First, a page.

It’s been a while since I’ve been considering writing a spotlight about a Brazilian entrepreneur. The reason why I’ve been pushing it off is that I could never connect with the individual I was researching. I could have chosen the easy option by going for Jorge Paulo Leeman or Gisele Bundchen, but I decided to look deeper into my country, find the individuals that the mass media doesn’t highlight, so here is my spotlight on Zica Assis.
Zica Assis, a black woman, grew up in the slums (favela) of Rio de Janeiro. She wasn’t left much of a choice but to start working at the age of nine as a babysitter and slowly migrated into the field of domestic cleaning. She struggled with finding consistent work as her “afro” hair was considered sloppy and dirty, forcing her into straightening her hair to solely find work.
In a country where 43% of the population is of mixed race, 8% of the population is black, she realized that millions of other Brazilian have the same hair, “afro” hair and that she shouldn’t have to straighten it to be taken seriously. She never got used to having her hair straightened, so she began her mission of bringing her curls back and ultimately, her identity too.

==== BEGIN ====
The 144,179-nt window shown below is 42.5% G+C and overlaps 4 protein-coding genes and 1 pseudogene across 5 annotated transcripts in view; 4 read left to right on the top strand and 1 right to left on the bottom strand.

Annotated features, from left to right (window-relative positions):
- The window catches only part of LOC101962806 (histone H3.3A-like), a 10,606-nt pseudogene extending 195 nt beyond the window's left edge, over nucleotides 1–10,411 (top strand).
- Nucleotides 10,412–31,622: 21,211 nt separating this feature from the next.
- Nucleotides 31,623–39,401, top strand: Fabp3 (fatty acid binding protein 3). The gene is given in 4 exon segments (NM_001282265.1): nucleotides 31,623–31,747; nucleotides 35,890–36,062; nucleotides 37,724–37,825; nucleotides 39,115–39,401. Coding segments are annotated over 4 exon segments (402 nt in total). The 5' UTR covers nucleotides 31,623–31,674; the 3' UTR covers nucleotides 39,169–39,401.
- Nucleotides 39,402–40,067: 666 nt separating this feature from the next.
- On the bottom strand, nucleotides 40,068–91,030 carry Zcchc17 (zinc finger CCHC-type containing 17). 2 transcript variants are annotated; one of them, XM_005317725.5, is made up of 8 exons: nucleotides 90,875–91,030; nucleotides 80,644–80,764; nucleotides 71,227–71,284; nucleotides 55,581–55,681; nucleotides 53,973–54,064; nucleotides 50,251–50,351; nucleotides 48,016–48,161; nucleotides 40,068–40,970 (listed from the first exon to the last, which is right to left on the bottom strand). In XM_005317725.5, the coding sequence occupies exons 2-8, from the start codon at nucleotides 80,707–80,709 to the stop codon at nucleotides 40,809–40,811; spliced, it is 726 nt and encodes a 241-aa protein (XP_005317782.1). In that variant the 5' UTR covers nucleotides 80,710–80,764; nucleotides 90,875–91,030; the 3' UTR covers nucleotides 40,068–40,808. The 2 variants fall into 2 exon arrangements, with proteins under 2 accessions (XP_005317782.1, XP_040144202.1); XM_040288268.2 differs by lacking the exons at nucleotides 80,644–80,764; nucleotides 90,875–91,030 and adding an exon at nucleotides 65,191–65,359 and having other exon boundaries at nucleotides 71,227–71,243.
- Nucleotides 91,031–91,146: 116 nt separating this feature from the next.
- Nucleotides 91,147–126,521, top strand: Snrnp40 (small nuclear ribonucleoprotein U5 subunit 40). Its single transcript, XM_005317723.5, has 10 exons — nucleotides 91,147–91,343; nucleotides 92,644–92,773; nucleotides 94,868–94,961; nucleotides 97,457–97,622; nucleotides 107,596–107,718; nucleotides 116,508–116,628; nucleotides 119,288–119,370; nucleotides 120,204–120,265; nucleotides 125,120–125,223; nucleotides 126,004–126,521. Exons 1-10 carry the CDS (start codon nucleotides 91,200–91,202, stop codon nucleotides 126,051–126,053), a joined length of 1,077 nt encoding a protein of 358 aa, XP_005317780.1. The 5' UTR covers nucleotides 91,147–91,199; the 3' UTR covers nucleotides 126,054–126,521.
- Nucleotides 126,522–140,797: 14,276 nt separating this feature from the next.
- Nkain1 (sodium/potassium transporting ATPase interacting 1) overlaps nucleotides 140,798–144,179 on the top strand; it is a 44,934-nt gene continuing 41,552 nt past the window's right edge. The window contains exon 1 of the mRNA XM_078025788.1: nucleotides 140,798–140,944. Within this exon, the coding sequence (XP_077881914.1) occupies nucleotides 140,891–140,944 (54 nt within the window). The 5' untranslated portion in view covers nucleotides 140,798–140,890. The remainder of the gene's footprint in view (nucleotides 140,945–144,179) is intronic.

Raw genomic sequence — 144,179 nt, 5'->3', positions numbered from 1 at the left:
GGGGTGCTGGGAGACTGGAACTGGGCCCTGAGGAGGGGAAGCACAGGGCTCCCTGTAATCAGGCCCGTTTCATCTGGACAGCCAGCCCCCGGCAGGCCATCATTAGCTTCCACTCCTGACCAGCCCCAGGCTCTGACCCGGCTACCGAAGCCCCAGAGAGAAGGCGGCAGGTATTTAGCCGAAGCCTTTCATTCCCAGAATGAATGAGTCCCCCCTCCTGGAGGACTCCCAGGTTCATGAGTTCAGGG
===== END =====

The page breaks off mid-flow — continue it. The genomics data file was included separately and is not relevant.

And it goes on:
After years searching for products that did absolutely nothing to help her hair return to its natural and healthy state, making her curls more manageable and styled the way she would like them to be, she decided to do it herself. She really enjoyed the way her hair looked when it was wet, the curls being more malleable and defined, that is what she wanted from her product.
In her testing phase, she used her brother Rogerio as her subject (he later became her partner in the business). She tested out all her prototypes on him, he even got bald at one point, and she also lost patches of her hair. However, she knew she had succeeded when her neighbor complimented her on her hair and asked what she was using. She always said that before that she was always complimented on her smile, her happiness but never her hair, until that day.
She named her product Super Relaxante (Super Relaxing) and decided to open a salon called Beleza Natural (Natural Beauty) where she would have professionals apply her product. By 2016, Beleza Natural had 33 salons and 11 kiosks in 5 different states, having over 130,000+ customers a month. Today, she has over 4,000 employees, many of them having the same background as Zica. 90% of these women say it is their first full-time job and ⅔ of these women were customers before they chose to become employees.
In 2013 she received R$70 million investment from GP Investment and is using this money to expand her brand, with the goal of having 120 salons within the next 5 years. She is currently building a Beleza Natual store in Harlem, New York, her first international salon. This same year she was named one of the most powerful businesswomen in Brazil by Forbes.